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HOME  > Past issues  > 2007 October 24 - 30  > Government panel’s tax increase scenario will devastate Japan’s economy
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2007 October 24 - 30 [POLITICS]

Government panel’s tax increase scenario will devastate Japan’s economy

October 24, 2007
Akahata editorial (excerpts)

In the October 17 meeting of the Council on Economic and Fiscal Policy, a government panel headed by Prime Minister Fukuda Yasuo, private-sector members of the panel including Japan Business Federation (Nippon Keidanren) Chairman Mitarai Fujio jointly submitted an estimate of tax increases, causing a sensation.

They worked out the amount of tax increase that they say is necessary depending on the extent of budget cuts to be made and economic growth rates.

The estimate says that by FY 2011, no tax increase will be necessary if the budget of the national and local governments combined can be reduced by 14.3 trillion yen with the economic growth rate running high. But it says a tax increase of 6.6 trillion yen will be necessary if the amount of budget cuts reaches only 10 trillion yen and the economy growth is slow.

Proven failed policy

Those two cases are based on the assumption that severe cuts in social welfare services will be made, including slashes in the state social welfare spending by 220 billion yen every year until FY 2011.

Since the formation of the Koizumi Cabinet, the amount of natural growth in the social welfare budget caused by the aging of the population has been slashed by a total of 1.4 trillion yen. Increases in the burdens and reductions in the benefits are prevalent in all fields of social welfare programs, resulting in a situation in which more and more people in need of public assistance have been abandoned.

Welfare Minister Matsuzoe Yoichi in a CEFP meeting said, “The budget retrenchment has almost reached its limit.” Masuzoe’s remarks show the failure of the “Basic Policies for Economic and Fiscal Management and Structural Reform 2006” which the Koizumi government drew up in 2006 and which served as the basis for the CEFP calculations.

Business leaders in the CEFP meetings urged the Fukuda cabinet to make as short as possible the period of freeze that the cabinet is considering imposing on the increase of medical payments for the elderly.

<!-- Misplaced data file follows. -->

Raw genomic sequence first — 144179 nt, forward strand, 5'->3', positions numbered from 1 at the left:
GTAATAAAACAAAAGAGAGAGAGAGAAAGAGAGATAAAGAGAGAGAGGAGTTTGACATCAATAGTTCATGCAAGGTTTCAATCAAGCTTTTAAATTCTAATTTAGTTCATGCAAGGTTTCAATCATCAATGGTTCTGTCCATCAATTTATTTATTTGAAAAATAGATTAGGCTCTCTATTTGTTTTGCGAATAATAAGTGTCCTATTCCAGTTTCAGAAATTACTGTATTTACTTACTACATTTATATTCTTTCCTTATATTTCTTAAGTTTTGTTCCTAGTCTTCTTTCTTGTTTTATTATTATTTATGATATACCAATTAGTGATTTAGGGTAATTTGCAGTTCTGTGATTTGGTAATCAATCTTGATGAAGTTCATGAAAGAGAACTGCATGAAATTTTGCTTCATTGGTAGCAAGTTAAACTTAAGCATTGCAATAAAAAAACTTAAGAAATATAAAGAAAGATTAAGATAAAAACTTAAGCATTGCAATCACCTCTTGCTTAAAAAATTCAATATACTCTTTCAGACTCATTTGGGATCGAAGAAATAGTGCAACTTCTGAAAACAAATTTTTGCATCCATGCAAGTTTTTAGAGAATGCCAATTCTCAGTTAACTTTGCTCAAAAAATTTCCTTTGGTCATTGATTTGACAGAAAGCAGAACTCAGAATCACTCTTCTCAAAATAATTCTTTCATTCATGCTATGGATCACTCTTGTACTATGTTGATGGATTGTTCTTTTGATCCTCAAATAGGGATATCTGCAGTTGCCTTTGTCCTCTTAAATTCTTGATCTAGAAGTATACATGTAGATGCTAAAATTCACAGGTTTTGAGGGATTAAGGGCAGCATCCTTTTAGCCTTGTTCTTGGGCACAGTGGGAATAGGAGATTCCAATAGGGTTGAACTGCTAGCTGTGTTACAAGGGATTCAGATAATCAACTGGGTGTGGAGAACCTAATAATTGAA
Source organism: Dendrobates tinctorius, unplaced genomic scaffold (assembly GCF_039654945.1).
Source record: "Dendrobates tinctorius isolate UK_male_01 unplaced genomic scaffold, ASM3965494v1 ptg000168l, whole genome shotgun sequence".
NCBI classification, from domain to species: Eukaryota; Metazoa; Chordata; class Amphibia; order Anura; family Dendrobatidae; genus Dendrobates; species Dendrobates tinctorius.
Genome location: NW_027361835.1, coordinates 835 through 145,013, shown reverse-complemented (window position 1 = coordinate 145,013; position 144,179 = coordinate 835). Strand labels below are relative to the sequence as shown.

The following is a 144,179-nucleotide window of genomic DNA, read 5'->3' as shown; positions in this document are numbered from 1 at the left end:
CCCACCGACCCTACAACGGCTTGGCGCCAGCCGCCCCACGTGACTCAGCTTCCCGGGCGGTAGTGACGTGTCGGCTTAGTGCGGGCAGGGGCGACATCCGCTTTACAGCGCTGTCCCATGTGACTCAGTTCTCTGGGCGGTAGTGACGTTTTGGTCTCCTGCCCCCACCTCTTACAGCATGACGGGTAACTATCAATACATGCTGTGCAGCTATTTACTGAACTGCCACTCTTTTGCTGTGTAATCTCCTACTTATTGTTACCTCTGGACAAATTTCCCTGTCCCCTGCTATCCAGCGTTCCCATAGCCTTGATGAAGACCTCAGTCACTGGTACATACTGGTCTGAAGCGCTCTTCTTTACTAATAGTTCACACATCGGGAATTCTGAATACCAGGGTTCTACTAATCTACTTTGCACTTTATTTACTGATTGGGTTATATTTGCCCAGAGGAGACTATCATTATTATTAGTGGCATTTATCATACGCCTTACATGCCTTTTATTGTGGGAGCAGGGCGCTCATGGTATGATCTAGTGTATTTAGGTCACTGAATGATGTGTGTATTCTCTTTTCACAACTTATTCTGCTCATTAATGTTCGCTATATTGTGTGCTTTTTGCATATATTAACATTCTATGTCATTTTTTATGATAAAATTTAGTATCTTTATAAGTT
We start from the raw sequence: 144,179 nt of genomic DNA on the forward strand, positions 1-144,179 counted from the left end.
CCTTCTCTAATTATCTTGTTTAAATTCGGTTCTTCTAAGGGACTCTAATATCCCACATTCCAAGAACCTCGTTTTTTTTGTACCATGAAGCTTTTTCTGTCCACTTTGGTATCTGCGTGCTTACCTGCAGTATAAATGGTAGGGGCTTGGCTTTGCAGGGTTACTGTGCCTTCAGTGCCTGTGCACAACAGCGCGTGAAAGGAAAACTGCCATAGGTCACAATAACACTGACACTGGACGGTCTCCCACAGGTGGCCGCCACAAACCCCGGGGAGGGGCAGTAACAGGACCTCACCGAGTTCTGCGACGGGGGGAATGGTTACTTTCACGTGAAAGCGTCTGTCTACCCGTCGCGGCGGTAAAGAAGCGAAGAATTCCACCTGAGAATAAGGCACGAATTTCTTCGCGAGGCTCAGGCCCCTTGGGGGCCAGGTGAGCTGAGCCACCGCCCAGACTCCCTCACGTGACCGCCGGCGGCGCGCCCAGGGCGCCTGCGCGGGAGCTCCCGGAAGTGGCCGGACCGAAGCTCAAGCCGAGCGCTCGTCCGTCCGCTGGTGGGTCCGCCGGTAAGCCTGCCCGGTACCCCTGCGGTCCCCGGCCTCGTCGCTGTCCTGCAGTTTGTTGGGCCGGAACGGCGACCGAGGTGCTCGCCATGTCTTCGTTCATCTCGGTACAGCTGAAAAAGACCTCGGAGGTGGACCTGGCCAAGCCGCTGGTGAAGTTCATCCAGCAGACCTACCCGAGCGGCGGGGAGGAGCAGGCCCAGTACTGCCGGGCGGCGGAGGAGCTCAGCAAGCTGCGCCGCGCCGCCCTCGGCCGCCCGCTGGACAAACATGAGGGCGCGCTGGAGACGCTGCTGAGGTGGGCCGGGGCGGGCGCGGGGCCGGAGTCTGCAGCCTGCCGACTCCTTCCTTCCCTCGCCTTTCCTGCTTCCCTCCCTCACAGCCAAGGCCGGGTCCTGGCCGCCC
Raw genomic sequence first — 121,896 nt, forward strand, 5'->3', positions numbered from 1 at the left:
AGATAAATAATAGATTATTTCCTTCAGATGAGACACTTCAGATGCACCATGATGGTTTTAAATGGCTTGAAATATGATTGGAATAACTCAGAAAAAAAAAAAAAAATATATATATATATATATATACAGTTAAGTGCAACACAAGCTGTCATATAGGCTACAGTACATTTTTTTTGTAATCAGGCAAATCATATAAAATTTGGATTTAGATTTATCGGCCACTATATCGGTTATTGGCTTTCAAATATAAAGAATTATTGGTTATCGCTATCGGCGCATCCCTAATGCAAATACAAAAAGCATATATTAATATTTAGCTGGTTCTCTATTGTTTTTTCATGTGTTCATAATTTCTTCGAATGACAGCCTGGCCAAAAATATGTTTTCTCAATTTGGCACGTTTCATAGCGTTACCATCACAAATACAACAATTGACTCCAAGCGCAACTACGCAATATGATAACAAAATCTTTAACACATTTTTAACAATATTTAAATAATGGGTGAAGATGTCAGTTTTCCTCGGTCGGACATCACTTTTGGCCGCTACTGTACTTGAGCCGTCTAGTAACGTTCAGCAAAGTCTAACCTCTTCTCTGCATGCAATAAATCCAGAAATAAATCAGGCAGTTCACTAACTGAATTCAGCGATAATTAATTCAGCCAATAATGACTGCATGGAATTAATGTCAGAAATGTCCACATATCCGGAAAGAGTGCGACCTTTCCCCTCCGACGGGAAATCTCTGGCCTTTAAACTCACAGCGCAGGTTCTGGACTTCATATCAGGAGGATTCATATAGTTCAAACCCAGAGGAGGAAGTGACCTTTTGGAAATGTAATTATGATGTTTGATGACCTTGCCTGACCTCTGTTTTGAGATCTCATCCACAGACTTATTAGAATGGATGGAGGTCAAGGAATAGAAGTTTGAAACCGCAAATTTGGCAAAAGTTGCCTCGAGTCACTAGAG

Without ending the government policy of cutting the budgets for social welfare programs, it is impossible to create a “country where the elderly can live without anxieties,” as Prime Minister Fukuda put forward as a goal.

The estimate also predicts that in FY 2025 a tax increase of 31 trillion yen will be required.

These calculations presuppose that both military expenditures and public works projects expenditures will continue to increase at a rate equivalent to the nominal economic growth rate until 2025.

The CEFP discusses increases in the consumption tax rate as if there is no other source of tax revenue than the consumption tax. Such a way of limiting discussions aims at forcing the public to accept the necessity of consumption tax hikes in order to serve the interest of business circles that demand reductions in corporate taxes in return for consumption tax hikes.

While Japan’s workers bear social insurance premium burdens 1.5 times heavier than Sweden’s workers, Japan’s corporations bear burdens of corporate taxes and social insurance premiums combined only 50 to 60 percent compared to corporations in Sweden or France, according to materials submitted to the CEFP meeting by Economy, Trade, and Industry Minister Amari Akira. Japan’s business circles and major corporations have the capacity to take on more burdens.

Review revenue sanctuaries built into LDP policies

Cuts in social welfare program budgets and consumption tax hikes are the worst policies because they further curb household expenditures, the weakest point of the Japanese economy, and damage Japan’s economy and finances.

In order to reconstruct the public finances without damaging the economy, the government must put an end to the wasteful use of tax money.

It is indispensable to review the revenue sanctuaries built into the Liberal Democratic Party policies. The government must cut military budgets for the Self-Defense Forces’ overseas deployment and the U.S. forces realignment plan, including relocation of the U.S. marine units from Okinawa to Guam that will cost three trillion yen. It must also impose fair tax burdens on major corporations and the wealthy. - Akahata, October 24, 2007
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